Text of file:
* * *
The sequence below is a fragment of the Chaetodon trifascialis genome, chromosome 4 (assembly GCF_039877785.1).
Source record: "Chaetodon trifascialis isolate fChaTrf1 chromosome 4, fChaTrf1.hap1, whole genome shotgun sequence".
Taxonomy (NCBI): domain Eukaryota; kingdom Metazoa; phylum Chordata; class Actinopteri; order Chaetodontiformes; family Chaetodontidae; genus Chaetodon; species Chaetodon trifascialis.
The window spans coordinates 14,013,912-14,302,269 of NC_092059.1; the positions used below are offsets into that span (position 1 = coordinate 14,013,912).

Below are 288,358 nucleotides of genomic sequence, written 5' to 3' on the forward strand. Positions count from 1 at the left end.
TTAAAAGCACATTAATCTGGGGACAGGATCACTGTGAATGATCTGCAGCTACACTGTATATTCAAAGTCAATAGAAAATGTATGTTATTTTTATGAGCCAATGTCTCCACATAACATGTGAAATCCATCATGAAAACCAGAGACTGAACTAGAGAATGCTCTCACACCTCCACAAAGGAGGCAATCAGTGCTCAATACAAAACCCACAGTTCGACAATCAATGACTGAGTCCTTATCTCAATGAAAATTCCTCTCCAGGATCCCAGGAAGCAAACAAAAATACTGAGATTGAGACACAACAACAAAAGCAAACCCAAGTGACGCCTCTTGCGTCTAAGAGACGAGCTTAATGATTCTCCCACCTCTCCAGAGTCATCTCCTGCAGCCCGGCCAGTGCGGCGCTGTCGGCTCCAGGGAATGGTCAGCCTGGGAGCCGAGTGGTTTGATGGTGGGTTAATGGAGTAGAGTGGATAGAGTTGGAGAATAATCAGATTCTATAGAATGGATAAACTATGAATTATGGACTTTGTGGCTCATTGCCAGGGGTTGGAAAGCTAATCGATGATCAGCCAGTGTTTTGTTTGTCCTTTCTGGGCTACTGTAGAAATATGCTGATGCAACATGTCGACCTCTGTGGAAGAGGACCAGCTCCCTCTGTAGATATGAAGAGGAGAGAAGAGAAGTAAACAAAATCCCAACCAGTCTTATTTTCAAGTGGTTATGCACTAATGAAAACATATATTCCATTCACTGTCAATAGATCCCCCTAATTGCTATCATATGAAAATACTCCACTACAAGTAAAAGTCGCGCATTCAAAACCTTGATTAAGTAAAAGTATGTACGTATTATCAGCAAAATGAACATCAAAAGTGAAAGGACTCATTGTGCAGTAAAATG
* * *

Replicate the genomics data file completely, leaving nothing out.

The sequence below is a fragment of the Chaetodon trifascialis genome, chromosome 4 (assembly GCF_039877785.1).
Source record: "Chaetodon trifascialis isolate fChaTrf1 chromosome 4, fChaTrf1.hap1, whole genome shotgun sequence".
Taxonomy (NCBI): domain Eukaryota; kingdom Metazoa; phylum Chordata; class Actinopteri; order Chaetodontiformes; family Chaetodontidae; genus Chaetodon; species Chaetodon trifascialis.
The window spans coordinates 14,013,912-14,302,269 of NC_092059.1; the positions used below are offsets into that span (position 1 = coordinate 14,013,912).

Below are 288,358 nucleotides of genomic sequence, written 5' to 3' on the forward strand. Positions count from 1 at the left end.
TTAAAAGCACATTAATCTGGGGACAGGATCACTGTGAATGATCTGCAGCTACACTGTATATTCAAAGTCAATAGAAAATGTATGTTATTTTTATGAGCCAATGTCTCCACATAACATGTGAAATCCATCATGAAAACCAGAGACTGAACTAGAGAATGCTCTCACACCTCCACAAAGGAGGCAATCAGTGCTCAATACAAAACCCACAGTTCGACAATCAATGACTGAGTCCTTATCTCAATGAAAATTCCTCTCCAGGATCCCAGGAAGCAAACAAAAATACTGAGATTGAGACACAACAACAAAAGCAAACCCAAGTGACGCCTCTTGCGTCTAAGAGACGAGCTTAATGATTCTCCCACCTCTCCAGAGTCATCTCCTGCAGCCCGGCCAGTGCGGCGCTGTCGGCTCCAGGGAATGGTCAGCCTGGGAGCCGAGTGGTTTGATGGTGGGTTAATGGAGTAGAGTGGATAGAGTTGGAGAATAATCAGATTCTATAGAATGGATAAACTATGAATTATGGACTTTGTGGCTCATTGCCAGGGGTTGGAAAGCTAATCGATGATCAGCCAGTGTTTTGTTTGTCCTTTCTGGGCTACTGTAGAAATATGCTGATGCAACATGTCGACCTCTGTGGAAGAGGACCAGCTCCCTCTGTAGATATGAAGAGGAGAGAAGAGAAGTAAACAAAATCCCAACCAGTCTTATTTTCAAGTGGTTATGCACTAATGAAAACATATATTCCATTCACTGTCAATAGATCCCCCTAATTGCTATCATATGAAAATACTCCACTACAAGTAAAAGTCGCGCATTCAAAACCTTGATTAAGTAAAAGTATGTACGTATTATCAGCAAAATGAACATCAAAAGTGAAAGGACTCATTGTGCAGTAAAATG